Plot3D[Sin[n x y], 
        {x, 0, 3}, {y, 0, 3}, 
        ViewPoint -> Dynamic[{2, v, 2}], SphericalRegion -> True, Ticks -> None,
        PerformanceGoal->"Quality"
        ], 
      {n, 1, 4}, 
      {v, -2, 2}
      ]
    ];

Then we'll upload the video we made:

upload = $so["UploadVideo", "part"->"id", "BodyContent"->anim];

Then we attach a title and things in a second request:

$so["UpdateVideo", "id" -> upload["id"],
 "part" -> "snippet",
  "Title" -> "Mathematica Examples: Plot 3D",
 "CategoryID" -> "22"
 ]

(*Out:*)

post22-4324612576805415951

And then now we'll embed that video we just made:

$so["EmbedIFrame", "id"->upload["id"]]

(* Out *)
<iframe id="ytplayer" type="text/html" width="640" height="360"
src="https://www.youtube.com/embed/Quzcr4Vuq_Q?autoplay=0"
  frameborder="0"></iframe>
6 Replies

enter image description here - Congratulations! This post is now a Staff Pick as distinguished by a badge on your profile! Thank you, keep it coming!

Hats off!! really impressive. Question: isn't there a way simply to get all the urls of your query? This would be quite useful. Even if they can't be played from Mathematica...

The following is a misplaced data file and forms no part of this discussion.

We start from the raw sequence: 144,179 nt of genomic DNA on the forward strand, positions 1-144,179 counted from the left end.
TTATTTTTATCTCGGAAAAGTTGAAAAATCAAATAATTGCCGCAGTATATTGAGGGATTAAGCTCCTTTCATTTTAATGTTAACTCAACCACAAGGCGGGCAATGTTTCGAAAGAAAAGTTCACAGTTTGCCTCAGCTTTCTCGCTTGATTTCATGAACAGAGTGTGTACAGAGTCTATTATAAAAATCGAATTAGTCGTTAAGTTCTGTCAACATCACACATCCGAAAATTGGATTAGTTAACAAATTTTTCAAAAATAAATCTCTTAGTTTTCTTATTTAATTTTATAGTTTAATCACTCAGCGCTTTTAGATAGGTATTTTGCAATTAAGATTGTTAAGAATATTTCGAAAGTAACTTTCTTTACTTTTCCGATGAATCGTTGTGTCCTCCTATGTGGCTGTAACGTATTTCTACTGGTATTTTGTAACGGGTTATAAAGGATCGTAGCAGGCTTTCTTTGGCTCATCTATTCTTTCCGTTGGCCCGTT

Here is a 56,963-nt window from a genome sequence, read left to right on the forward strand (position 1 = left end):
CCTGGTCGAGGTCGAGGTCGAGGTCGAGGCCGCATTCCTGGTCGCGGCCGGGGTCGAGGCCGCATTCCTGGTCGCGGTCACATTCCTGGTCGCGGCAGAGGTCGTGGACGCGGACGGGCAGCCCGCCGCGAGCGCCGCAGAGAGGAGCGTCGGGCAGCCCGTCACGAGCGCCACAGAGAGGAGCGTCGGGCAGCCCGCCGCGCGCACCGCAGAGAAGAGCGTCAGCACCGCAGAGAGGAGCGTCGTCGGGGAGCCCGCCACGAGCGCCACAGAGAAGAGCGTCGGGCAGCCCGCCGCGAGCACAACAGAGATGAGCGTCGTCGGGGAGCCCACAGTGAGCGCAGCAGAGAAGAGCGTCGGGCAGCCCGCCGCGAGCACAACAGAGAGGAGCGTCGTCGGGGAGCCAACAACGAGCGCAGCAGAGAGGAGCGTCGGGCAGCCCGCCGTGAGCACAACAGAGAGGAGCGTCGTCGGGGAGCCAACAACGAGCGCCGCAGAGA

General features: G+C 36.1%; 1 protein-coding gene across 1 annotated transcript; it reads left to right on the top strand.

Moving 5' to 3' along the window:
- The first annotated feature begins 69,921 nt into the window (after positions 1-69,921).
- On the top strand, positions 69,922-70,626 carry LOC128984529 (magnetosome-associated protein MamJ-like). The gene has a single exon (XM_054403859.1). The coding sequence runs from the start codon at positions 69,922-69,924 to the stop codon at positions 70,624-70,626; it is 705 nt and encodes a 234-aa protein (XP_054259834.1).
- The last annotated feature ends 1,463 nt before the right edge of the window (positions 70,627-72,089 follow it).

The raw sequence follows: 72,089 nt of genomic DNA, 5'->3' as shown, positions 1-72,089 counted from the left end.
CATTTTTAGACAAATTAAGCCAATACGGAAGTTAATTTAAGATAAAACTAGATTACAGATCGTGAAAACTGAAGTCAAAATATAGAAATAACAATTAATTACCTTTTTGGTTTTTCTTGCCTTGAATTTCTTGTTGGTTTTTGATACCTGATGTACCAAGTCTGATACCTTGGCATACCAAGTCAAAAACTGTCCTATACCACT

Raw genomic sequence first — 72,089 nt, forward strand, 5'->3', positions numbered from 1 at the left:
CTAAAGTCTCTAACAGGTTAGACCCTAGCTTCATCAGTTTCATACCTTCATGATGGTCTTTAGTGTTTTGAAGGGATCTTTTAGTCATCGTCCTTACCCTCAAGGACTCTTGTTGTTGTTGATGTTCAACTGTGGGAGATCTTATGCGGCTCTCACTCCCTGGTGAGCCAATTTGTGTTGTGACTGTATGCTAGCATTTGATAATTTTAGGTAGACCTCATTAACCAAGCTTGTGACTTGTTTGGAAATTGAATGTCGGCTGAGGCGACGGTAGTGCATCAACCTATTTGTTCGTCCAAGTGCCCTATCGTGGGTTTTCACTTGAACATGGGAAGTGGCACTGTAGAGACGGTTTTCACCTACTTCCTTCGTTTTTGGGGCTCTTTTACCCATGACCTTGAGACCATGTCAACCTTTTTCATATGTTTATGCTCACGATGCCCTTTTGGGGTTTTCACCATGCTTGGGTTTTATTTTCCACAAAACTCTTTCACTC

Posted 2 months ago

It depends on what you mean by the URLs. You can’t download YouTube videos with the API, but you can get a link to the actual URL on YouTube where the video will display or use some YouTube downloader with that URL to get the video.

"but you can get a link to the actual URL on YouTube where the video will display or use some YouTube downloader with that URL to get the video." Exactly that is what I want. How to do it?

Posted 2 months ago

With a response dataset you can get the ID for the video or list IDs for a list of videos by inspecting the response dataset structure and using the appropriate extractors.

Then you use the request $so["VideoURL", "id"->id] to get the display URL. You can map this over the IDs if you want to get a bunch of URLs.

Thanks for the instruction. I verified that it works on V11.3 win 10.

enter image description here